Picture (L-R):  Dr. Monica Emelko (University of Waterloo), Ms. McLellan (Stantec), Dr. Jeanine Plummer (Chair, AWWA Water Science and Research Division).

Publications Award – Journal AWWA Best Paper 2014
Ms. Monica Prosser, M. A. Sc., was the lead author of the article entitled "Life-cycle energy analysis of performance- versus age-based pipe replacement schedules" published in the December issue of the Journal and completed while she was a Master’s student at Queen’s University. Ms. Prosser’s co-authors and Master’s supervisors were Vanessa Speight (Latis Associates) and Yves Filion (Queen’s University). Her work entailed developing a life cycle energy analysis (LCEA) for a large drinking water system. A LCEA quantifies the energy associated with treating and pumping the volume of water lost through pipe leakage and compares this to the "embodied energy" of replacement pipes.  Embodied energy includes the energy linked to the fabrication, transportation, excavation, compaction and installation of new replacement pipes (including asphalt, backfill, bedding, pipe and casing).  LCEA is an important tool to study whole-of-life energy considerations.  Its importance is growing as water utility managers and planners consider ways to reduce overall energy consumption, which is typically the largest cost for operations, as well as greenhouse gas emissions.  Ms. Prosser’s work provides a methodology for water utilities to follow when quantifying the different components that factor into the complex decision-making process. When asked about why she choose engineering and her role as a woman in engineering, Ms. Prosser said "I grew up with aspirations to 'save the world,' similar to many children. Through a timely conversation, the idea that engineering provides a very practical skill set with which to go forth and create positive change was planted in my mind.  I have had wonderful mentors, both male and female, and they have absolutely made me feel like I have a right to share and excel in this industry. It makes me optimistic to see and know so many women who are excelling at various stages of their careers; I am optimistic that as time passes, more women will take roles as water utility executives and leaders of the industry."  Ms. Prosser is currently working in Edmonton, Alberta for Sameng Inc. as a water resources engineer.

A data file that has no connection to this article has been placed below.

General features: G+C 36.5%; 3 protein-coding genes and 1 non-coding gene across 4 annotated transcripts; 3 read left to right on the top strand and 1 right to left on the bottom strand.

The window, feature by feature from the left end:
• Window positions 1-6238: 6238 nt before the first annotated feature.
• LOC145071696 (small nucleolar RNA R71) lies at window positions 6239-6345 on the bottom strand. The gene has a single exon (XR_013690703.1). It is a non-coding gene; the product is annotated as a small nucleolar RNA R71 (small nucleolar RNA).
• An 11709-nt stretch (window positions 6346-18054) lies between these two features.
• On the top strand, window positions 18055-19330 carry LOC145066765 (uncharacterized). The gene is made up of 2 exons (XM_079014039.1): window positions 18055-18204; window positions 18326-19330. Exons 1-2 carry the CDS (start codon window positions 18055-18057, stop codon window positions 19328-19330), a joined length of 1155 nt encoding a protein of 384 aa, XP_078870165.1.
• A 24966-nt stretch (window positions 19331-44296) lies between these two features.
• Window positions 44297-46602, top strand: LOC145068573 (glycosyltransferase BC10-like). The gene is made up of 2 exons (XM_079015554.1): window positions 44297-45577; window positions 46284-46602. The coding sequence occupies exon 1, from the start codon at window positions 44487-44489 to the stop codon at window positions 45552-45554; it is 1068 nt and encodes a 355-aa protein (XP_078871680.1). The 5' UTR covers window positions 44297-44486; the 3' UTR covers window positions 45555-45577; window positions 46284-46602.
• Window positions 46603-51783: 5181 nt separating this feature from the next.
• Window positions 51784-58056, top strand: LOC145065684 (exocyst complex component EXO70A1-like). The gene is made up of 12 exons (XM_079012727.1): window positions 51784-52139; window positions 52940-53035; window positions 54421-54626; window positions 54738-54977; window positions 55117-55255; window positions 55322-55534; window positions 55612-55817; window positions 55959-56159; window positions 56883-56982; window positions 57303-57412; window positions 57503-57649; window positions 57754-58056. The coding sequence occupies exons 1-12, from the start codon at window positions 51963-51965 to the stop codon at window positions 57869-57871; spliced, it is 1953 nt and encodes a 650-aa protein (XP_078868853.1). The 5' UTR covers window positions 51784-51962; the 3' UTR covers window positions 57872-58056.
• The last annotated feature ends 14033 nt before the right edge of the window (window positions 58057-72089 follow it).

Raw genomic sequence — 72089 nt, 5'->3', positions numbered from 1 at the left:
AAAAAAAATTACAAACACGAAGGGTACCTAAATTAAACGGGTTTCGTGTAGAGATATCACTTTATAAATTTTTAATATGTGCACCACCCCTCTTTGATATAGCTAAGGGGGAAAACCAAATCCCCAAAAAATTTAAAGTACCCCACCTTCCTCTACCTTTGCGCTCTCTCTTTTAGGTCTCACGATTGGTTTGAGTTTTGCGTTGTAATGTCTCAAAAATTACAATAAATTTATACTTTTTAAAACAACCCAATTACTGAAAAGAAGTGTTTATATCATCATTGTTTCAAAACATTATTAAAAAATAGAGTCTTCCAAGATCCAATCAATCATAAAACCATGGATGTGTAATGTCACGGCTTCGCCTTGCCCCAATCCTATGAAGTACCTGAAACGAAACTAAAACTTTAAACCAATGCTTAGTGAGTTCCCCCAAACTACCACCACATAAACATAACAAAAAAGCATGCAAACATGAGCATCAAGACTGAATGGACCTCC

Picture:  Ms. Monica Prosser (Sameng).

Canadian Water and Wastewater Association